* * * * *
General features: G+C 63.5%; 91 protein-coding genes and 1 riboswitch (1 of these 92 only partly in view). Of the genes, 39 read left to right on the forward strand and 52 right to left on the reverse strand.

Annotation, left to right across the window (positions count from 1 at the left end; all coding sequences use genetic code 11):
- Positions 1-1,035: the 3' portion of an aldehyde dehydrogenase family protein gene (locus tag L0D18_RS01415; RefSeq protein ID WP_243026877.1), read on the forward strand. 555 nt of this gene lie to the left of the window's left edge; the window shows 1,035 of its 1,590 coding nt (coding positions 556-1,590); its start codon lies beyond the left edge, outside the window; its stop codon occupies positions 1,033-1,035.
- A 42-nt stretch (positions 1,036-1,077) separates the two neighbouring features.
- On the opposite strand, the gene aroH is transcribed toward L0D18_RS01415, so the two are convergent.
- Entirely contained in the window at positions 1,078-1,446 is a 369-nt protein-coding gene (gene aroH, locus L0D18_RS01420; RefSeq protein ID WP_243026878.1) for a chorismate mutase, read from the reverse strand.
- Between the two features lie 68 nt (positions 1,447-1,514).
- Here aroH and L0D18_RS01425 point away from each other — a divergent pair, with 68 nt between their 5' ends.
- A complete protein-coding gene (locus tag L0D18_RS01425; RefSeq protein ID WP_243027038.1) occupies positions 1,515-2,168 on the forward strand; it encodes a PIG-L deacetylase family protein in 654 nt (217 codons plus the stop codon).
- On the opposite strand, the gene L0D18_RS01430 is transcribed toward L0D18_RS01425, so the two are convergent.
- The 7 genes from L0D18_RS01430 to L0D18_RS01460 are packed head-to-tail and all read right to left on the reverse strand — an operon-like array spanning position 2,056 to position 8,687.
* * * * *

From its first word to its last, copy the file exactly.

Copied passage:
General features: G+C 63.5%; 91 protein-coding genes and 1 riboswitch (1 of these 92 only partly in view). Of the genes, 39 read left to right on the forward strand and 52 right to left on the reverse strand.

Annotation, left to right across the window (positions count from 1 at the left end; all coding sequences use genetic code 11):
- Positions 1-1,035: the 3' portion of an aldehyde dehydrogenase family protein gene (locus tag L0D18_RS01415; RefSeq protein ID WP_243026877.1), read on the forward strand. 555 nt of this gene lie to the left of the window's left edge; the window shows 1,035 of its 1,590 coding nt (coding positions 556-1,590); its start codon lies beyond the left edge, outside the window; its stop codon occupies positions 1,033-1,035.
- A 42-nt stretch (positions 1,036-1,077) separates the two neighbouring features.
- On the opposite strand, the gene aroH is transcribed toward L0D18_RS01415, so the two are convergent.
- Entirely contained in the window at positions 1,078-1,446 is a 369-nt protein-coding gene (gene aroH, locus L0D18_RS01420; RefSeq protein ID WP_243026878.1) for a chorismate mutase, read from the reverse strand.
- Between the two features lie 68 nt (positions 1,447-1,514).
- Here aroH and L0D18_RS01425 point away from each other — a divergent pair, with 68 nt between their 5' ends.
- A complete protein-coding gene (locus tag L0D18_RS01425; RefSeq protein ID WP_243027038.1) occupies positions 1,515-2,168 on the forward strand; it encodes a PIG-L deacetylase family protein in 654 nt (217 codons plus the stop codon).
- On the opposite strand, the gene L0D18_RS01430 is transcribed toward L0D18_RS01425, so the two are convergent.
- The 7 genes from L0D18_RS01430 to L0D18_RS01460 are packed head-to-tail and all read right to left on the reverse strand — an operon-like array spanning position 2,056 to position 8,687.